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The extraordinary, powdery, dazzling white beaches of Cayo Coco and Cayo Guillermo, the cays that lie off the mainland and jut into the deep aquamarine blue of the Atlantic Ocean, are the primary attractions of Ciego de Avila province. It is a remote area, but one with the infrastructure and natural gifts that make it perfect for idyllic sun, sand, and sea holidays. The namesake provincial capital Ciego de Avila and other towns and cities in this province hold few attractions for visitors.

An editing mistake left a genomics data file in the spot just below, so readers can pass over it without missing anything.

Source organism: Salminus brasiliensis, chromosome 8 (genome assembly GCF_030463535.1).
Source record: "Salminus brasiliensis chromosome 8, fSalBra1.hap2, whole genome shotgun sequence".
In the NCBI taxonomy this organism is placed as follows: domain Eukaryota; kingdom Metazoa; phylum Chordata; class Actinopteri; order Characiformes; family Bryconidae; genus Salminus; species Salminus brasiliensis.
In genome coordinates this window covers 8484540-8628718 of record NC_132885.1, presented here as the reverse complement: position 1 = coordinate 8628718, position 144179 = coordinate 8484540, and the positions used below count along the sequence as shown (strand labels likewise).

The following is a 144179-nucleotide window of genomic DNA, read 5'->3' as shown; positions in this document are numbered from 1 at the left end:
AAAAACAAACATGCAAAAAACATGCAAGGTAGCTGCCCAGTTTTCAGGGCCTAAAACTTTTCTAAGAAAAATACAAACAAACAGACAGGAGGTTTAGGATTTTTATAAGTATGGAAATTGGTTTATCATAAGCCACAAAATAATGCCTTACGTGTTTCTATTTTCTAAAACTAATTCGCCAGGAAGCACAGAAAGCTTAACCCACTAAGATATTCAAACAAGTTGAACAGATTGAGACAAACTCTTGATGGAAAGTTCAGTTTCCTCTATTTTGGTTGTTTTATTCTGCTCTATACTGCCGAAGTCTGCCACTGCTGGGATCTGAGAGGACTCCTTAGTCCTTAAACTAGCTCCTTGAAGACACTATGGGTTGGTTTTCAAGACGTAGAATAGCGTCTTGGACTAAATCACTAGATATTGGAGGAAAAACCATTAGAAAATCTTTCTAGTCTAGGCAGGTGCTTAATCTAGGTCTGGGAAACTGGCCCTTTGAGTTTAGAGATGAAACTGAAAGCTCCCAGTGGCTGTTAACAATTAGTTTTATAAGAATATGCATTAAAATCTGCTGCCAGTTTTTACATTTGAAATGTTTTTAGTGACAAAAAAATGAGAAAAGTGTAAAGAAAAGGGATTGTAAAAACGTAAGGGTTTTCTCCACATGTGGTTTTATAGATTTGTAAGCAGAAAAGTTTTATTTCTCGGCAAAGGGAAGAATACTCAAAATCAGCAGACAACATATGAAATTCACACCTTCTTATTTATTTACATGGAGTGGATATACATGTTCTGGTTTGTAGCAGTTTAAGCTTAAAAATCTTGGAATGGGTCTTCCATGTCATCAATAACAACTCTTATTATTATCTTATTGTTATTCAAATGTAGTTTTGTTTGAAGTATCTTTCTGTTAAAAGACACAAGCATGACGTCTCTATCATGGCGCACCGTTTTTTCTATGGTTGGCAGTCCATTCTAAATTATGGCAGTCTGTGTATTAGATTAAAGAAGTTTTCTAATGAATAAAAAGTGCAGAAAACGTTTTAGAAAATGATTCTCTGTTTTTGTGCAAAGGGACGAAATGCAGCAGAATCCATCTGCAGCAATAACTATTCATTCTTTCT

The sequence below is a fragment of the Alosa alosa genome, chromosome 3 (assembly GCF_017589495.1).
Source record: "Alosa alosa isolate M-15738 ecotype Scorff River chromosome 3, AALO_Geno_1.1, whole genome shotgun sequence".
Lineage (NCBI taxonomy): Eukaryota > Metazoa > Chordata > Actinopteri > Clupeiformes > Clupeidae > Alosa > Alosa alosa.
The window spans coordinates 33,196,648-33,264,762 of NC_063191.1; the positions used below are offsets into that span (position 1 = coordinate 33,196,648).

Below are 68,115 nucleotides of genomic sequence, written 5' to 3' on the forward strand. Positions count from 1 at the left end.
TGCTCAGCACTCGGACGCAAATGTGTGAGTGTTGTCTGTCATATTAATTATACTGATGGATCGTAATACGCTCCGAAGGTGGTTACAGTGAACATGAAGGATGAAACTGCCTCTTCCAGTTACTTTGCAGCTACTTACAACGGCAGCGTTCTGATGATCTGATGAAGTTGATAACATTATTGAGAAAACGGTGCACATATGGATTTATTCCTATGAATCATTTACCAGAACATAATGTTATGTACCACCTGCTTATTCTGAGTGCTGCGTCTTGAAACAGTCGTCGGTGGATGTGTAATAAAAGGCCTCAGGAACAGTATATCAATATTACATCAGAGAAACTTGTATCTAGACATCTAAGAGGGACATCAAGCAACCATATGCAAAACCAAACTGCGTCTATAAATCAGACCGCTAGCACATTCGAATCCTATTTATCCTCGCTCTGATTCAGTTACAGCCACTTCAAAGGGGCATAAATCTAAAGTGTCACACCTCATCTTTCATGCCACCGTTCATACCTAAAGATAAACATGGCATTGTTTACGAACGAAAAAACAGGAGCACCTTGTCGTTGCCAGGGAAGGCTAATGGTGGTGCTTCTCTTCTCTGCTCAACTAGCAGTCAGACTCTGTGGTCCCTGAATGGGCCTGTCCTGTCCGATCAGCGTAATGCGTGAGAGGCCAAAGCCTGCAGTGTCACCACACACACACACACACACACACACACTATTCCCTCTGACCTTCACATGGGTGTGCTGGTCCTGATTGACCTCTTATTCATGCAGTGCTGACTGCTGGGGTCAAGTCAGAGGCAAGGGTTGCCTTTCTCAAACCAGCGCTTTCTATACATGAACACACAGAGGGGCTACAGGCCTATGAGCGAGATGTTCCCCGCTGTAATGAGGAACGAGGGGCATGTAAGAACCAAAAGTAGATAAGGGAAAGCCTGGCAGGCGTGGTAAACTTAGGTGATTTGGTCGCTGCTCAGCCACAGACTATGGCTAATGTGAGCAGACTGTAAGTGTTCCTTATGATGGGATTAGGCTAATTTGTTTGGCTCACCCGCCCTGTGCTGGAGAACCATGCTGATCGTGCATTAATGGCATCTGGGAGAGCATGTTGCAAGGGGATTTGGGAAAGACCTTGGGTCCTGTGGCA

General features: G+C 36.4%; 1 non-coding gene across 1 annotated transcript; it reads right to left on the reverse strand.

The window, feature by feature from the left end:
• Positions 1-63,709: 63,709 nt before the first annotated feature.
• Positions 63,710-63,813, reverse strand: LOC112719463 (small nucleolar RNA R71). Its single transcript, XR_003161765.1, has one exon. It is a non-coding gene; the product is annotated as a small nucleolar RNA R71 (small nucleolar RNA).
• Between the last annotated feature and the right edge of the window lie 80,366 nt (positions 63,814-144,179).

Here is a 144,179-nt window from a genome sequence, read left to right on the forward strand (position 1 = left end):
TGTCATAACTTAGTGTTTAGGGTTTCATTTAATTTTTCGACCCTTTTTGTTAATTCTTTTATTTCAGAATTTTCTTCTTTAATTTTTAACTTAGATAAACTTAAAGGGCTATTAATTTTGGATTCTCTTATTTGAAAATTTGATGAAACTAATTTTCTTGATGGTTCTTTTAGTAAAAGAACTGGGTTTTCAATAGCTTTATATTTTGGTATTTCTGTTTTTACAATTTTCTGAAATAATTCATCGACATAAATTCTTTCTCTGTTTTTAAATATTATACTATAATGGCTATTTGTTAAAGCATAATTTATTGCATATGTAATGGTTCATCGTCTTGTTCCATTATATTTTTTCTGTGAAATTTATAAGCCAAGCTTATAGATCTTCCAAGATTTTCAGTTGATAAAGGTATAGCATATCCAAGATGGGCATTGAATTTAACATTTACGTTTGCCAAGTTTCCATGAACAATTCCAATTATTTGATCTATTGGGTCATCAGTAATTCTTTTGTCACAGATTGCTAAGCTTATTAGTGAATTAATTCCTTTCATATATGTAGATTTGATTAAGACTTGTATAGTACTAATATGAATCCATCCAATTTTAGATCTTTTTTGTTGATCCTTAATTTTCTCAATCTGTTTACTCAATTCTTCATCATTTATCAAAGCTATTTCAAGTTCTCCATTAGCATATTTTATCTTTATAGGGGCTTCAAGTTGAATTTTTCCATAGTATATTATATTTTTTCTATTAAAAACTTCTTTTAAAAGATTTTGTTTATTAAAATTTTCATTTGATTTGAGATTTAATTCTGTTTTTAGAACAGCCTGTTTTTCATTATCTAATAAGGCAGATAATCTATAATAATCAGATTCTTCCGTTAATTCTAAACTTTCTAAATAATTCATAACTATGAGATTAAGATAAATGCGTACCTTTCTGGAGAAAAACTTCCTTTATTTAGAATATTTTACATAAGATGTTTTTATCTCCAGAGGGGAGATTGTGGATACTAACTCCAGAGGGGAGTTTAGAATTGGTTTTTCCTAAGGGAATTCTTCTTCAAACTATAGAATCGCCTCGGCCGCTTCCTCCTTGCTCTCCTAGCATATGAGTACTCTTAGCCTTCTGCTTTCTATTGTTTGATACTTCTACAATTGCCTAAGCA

A little farther east, the predominantly flat, low-lying Camagüey province, southeast of Ciego de Avila, is the largest in the country, though it is also the least densely populated. It occupies the widest swath on the island, 120km (75 miles) from the Atlantic coast to the Caribbean coast. Camagüey, the provincial capital, is Cuba's third-largest city, after Havana and Santiago de Cuba, and is a fine colonial city marked by dozens of churches that is worth exploring. Its architectural wealth was recognized by UNESCO in 2008.